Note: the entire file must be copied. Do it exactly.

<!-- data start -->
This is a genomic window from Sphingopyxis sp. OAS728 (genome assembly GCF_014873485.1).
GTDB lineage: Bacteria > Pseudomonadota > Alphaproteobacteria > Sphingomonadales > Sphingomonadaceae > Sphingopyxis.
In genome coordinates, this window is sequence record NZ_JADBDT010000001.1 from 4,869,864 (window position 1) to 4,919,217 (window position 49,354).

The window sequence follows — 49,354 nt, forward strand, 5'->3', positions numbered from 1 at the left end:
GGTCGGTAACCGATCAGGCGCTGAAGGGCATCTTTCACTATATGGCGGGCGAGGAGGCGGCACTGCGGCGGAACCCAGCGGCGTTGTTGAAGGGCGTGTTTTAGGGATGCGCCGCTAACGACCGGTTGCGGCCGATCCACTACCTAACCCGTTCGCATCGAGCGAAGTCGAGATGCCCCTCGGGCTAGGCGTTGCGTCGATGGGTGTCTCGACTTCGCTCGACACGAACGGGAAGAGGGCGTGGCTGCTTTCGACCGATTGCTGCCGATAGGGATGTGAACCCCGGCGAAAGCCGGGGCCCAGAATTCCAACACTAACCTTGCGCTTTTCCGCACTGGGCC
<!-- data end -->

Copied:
This is a genomic window from Sphingopyxis sp. OAS728 (genome assembly GCF_014873485.1).
GTDB lineage: Bacteria > Pseudomonadota > Alphaproteobacteria > Sphingomonadales > Sphingomonadaceae > Sphingopyxis.
In genome coordinates, this window is sequence record NZ_JADBDT010000001.1 from 4,869,864 (window position 1) to 4,919,217 (window position 49,354).

The window sequence follows — 49,354 nt, forward strand, 5'->3', positions numbered from 1 at the left end:
GGTCGGTAACCGATCAGGCGCTGAAGGGCATCTTTCACTATATGGCGGGCGAGGAGGCGGCACTGCGGCGGAACCCAGCGGCGTTGTTGAAGGGCGTGTTTTAGGGATGCGCCGCTAACGACCGGTTGCGGCCGATCCACTACCTAACCCGTTCGCATCGAGCGAAGTCGAGATGCCCCTCGGGCTAGGCGTTGCGTCGATGGGTGTCTCGACTTCGCTCGACACGAACGGGAAGAGGGCGTGGCTGCTTTCGACCGATTGCTGCCGATAGGGATGTGAACCCCGGCGAAAGCCGGGGCCCAGAATTCCAACACTAACCTTGCGCTTTTCCGCACTGGGCC